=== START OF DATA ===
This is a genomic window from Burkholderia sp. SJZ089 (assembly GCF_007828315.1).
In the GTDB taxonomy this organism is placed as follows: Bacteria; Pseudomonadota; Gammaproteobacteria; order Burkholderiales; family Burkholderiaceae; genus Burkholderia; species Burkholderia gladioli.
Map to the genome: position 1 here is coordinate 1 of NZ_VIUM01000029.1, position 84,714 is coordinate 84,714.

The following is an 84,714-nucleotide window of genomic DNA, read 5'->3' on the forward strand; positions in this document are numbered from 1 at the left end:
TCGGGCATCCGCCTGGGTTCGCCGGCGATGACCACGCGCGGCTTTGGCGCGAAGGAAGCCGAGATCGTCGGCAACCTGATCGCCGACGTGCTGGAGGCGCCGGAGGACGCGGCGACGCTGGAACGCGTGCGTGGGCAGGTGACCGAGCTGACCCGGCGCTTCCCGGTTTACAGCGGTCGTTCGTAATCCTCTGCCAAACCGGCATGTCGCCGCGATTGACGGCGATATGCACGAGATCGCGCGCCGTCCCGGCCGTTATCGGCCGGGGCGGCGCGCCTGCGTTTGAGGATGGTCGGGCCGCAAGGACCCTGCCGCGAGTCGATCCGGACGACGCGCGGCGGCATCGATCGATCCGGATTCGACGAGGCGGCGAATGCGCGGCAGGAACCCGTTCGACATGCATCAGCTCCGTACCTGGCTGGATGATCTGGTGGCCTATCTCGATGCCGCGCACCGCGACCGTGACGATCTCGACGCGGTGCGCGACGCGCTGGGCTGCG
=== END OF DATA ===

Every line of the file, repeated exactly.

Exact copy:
This is a genomic window from Burkholderia sp. SJZ089 (assembly GCF_007828315.1).
In the GTDB taxonomy this organism is placed as follows: Bacteria; Pseudomonadota; Gammaproteobacteria; order Burkholderiales; family Burkholderiaceae; genus Burkholderia; species Burkholderia gladioli.
Map to the genome: position 1 here is coordinate 1 of NZ_VIUM01000029.1, position 84,714 is coordinate 84,714.

The following is an 84,714-nucleotide window of genomic DNA, read 5'->3' on the forward strand; positions in this document are numbered from 1 at the left end:
TCGGGCATCCGCCTGGGTTCGCCGGCGATGACCACGCGCGGCTTTGGCGCGAAGGAAGCCGAGATCGTCGGCAACCTGATCGCCGACGTGCTGGAGGCGCCGGAGGACGCGGCGACGCTGGAACGCGTGCGTGGGCAGGTGACCGAGCTGACCCGGCGCTTCCCGGTTTACAGCGGTCGTTCGTAATCCTCTGCCAAACCGGCATGTCGCCGCGATTGACGGCGATATGCACGAGATCGCGCGCCGTCCCGGCCGTTATCGGCCGGGGCGGCGCGCCTGCGTTTGAGGATGGTCGGGCCGCAAGGACCCTGCCGCGAGTCGATCCGGACGACGCGCGGCGGCATCGATCGATCCGGATTCGACGAGGCGGCGAATGCGCGGCAGGAACCCGTTCGACATGCATCAGCTCCGTACCTGGCTGGATGATCTGGTGGCCTATCTCGATGCCGCGCACCGCGACCGTGACGATCTCGACGCGGTGCGCGACGCGCTGGGCTGCG